11. First of all, binhex your Docker builds are amazing and I am learning a lot about Docker because of your projects. Thank you so much! I have two super-nooby issues with DelugeVPN: 1. I cannot get Couchpotato and Deluge to speak to each other. Are the IPTables set up as such to not allow access to the Deluge daemon port even if it is explicitly exposed to the host machine? I've added a line to the Deluge auth file with a username / password (and appropriate permission), I've allowed remote connections and I've mapped the daemon port to the host but CouchPotato still can't speak to Deluge. Black-holing seems to have weird issues for me, and I'd like to take advantage of CouchPotato's ability to hard-link and keep seeding. 2. This is the easy one: If I enable Privoxy, do I need to explicitly point Deluge to the proxy or does it 'just work'? If so, which protocol does it use? I'm able to point the browser of the machine I am typing this post on to my Privoxy server and it works like a charm, but I want to make sure I have it set up right with Deluge. I'm assuming it's just a no-auth HTTP proxy in this configuration? EDIT: I've realized that I may just be mistaken here as to the usefulness of Privoxy in my specific setup. I am routing all my traffic through a VPN provider (VikingVPN, who I cannot recommend highly enough for their service and customer support). Since they do no shaping of the traffic, are the advantages of Privoxy moot as my ISP will not be able to ascertain the type of traffic that Deluge is throwing out there? Is Privoxy just there to provide a way of sending traffic from other applications on my network through my VPN tunnell? Thank you so much!! My eventual plan is to write up some newbie-centric documentation for getting this all working.
  12. Been following this thread as a learning tool to get more familiar with Docker. I have a couple of questions, binhex: 1. First and foremost, did I miss a donation link somewhere? I know this is all in the spirit of community/fun but I'd be happy to buy you a beer/coffee/something over the internet for all your hard work. Or a book or SOMETHING! 2. Are you using container links in your deluge/VPN image? Or are you exposing ports on the virtual network interfaces? I know you're doing some IP tables mapping, and honestly I've got a very limited understanding of how all this should work, but I've been reading The Docker Book (http://www.dockerbook.com/) and the chapter I'm currently on is about inter-container communication. I've been trying to find the time to pull down your image and just poke around at it to answer some of these questions myself, but I'm still pretty bone-headed with this stuff. Just curious what methods you found - I know you're looking to expose the deluge daemon to other services (which is EXACTLY what folks like me need). Anyway, great stuff and THANK YOU.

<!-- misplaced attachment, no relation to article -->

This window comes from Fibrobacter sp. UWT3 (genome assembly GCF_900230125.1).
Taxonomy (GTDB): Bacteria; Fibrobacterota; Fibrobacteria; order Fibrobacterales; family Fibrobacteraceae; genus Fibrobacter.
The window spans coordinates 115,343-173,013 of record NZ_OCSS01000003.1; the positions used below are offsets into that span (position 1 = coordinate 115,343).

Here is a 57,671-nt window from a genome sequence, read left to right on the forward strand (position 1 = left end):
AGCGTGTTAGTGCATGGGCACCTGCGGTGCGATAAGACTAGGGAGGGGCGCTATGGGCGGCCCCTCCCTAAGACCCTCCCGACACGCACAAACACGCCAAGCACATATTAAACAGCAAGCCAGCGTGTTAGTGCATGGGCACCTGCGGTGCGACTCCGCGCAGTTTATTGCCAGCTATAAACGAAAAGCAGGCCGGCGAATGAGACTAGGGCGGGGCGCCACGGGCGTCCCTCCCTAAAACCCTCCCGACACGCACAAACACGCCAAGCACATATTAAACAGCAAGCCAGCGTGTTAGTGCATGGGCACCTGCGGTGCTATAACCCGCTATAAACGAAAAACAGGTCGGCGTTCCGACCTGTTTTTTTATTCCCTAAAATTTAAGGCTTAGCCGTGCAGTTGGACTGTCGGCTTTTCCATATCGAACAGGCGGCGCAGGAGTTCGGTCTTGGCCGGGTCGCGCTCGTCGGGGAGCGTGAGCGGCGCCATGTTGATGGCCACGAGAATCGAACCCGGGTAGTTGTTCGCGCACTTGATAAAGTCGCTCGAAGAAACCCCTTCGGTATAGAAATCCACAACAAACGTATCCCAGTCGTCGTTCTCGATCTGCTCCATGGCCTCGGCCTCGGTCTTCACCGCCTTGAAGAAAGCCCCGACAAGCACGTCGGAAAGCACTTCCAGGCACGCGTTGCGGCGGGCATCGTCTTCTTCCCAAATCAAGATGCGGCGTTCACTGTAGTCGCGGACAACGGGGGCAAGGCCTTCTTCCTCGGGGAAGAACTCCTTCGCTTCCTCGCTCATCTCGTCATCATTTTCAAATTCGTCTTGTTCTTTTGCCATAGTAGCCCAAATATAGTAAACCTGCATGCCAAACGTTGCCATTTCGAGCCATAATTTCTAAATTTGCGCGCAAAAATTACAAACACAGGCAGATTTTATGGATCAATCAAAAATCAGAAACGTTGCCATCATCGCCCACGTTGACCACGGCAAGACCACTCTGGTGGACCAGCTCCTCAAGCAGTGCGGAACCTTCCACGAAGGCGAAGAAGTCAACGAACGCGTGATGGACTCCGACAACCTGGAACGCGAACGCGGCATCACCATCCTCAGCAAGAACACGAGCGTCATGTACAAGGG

13. Those cards still go for $84-ish. Not the end of the world if it goes that way, but I'm surprised that nobody has found a low-cost card that works reliably. In a perfect world I'd be able to find 2 eSATA and 2 internal SATA ports for $30-$50 and call it a day.
  14. Yeah it does only have 5 ports on the board, which is kind of a bummer, but otherwise I like it a lot for the price. Assembled mine, but haven't gotten a chance to actually set up UnRAID. General question: I did some forum digging and it seems like SATA add-on cards are hit-and-miss unless you drop $70+ dollars on one. Are there any 'silver bullet' cards at a reasonable price that anyone can recommend to a Linux Newbie?
  15. I REALLY like those little HP servers and was eyeing them before I stumbled onto the Lenovo offerings. From my research, the Turion in that server is not sufficient for my needs: Plex tends to need a passmark score that exceeds 2000 to do a single 1080p stream, or so the forums say. Comparing the two here: http://cpuboss.com/cpus/Intel-Core-i3-4130-vs-AMD-Turion-II-Neo-N54L leads me to believe the Turion would fall down with more than one Plex stream - and for $25 more I'd rather not take the risk, although the form factor is PERFECT. I agree that running fewer, larger drives in the future as opposed to cramming more drives into the case is likely the direction I'd go - but once again, the TS140 is sufficient for my needs I think since I can easily fit 5 drives in it right away. Size is a factor, since I'm going to have to stare at this thing on a regular basis - but most importantly I'm worried about noise. The TS140 seems to have a very low noise profile (potentially due to inferior cooling). I think the TS440 is a better box and a much better value, I just think that for my specific needs the TS140 may do it for me. I REALLY appreciate the input and I will do some thinking on this over the weekend! If I can figure out a place in my house to keep the TS440 where noise won't be a major concern I will go that route, but the only places I can think of are closets and while I've run plenty of 'closet server farms' before in my day with great success it's a pretty bad idea! EDIT: went through and corrected the model numbers for my posts, coffee must not be working!